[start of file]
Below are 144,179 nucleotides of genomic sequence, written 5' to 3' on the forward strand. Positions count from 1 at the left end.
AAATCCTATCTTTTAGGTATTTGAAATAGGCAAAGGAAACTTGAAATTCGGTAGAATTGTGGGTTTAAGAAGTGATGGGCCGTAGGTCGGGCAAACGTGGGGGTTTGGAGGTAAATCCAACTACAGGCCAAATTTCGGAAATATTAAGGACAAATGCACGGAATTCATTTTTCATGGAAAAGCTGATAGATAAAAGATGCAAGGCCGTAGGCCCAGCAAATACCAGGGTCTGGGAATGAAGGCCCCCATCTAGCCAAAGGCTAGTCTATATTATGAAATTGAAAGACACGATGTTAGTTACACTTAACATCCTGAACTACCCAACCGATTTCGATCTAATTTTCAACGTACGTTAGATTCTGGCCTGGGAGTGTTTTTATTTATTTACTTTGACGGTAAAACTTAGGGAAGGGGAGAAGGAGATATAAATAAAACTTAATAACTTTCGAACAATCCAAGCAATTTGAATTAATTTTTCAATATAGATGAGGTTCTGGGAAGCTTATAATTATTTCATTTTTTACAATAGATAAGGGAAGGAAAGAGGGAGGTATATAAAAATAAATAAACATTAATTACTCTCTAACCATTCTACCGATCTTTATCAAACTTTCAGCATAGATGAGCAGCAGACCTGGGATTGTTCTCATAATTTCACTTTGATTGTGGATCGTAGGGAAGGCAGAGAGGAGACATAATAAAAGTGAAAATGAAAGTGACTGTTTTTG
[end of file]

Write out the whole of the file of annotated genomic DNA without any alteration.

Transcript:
Below are 144,179 nucleotides of genomic sequence, written 5' to 3' on the forward strand. Positions count from 1 at the left end.
AAATCCTATCTTTTAGGTATTTGAAATAGGCAAAGGAAACTTGAAATTCGGTAGAATTGTGGGTTTAAGAAGTGATGGGCCGTAGGTCGGGCAAACGTGGGGGTTTGGAGGTAAATCCAACTACAGGCCAAATTTCGGAAATATTAAGGACAAATGCACGGAATTCATTTTTCATGGAAAAGCTGATAGATAAAAGATGCAAGGCCGTAGGCCCAGCAAATACCAGGGTCTGGGAATGAAGGCCCCCATCTAGCCAAAGGCTAGTCTATATTATGAAATTGAAAGACACGATGTTAGTTACACTTAACATCCTGAACTACCCAACCGATTTCGATCTAATTTTCAACGTACGTTAGATTCTGGCCTGGGAGTGTTTTTATTTATTTACTTTGACGGTAAAACTTAGGGAAGGGGAGAAGGAGATATAAATAAAACTTAATAACTTTCGAACAATCCAAGCAATTTGAATTAATTTTTCAATATAGATGAGGTTCTGGGAAGCTTATAATTATTTCATTTTTTACAATAGATAAGGGAAGGAAAGAGGGAGGTATATAAAAATAAATAAACATTAATTACTCTCTAACCATTCTACCGATCTTTATCAAACTTTCAGCATAGATGAGCAGCAGACCTGGGATTGTTCTCATAATTTCACTTTGATTGTGGATCGTAGGGAAGGCAGAGAGGAGACATAATAAAAGTGAAAATGAAAGTGACTGTTTTTG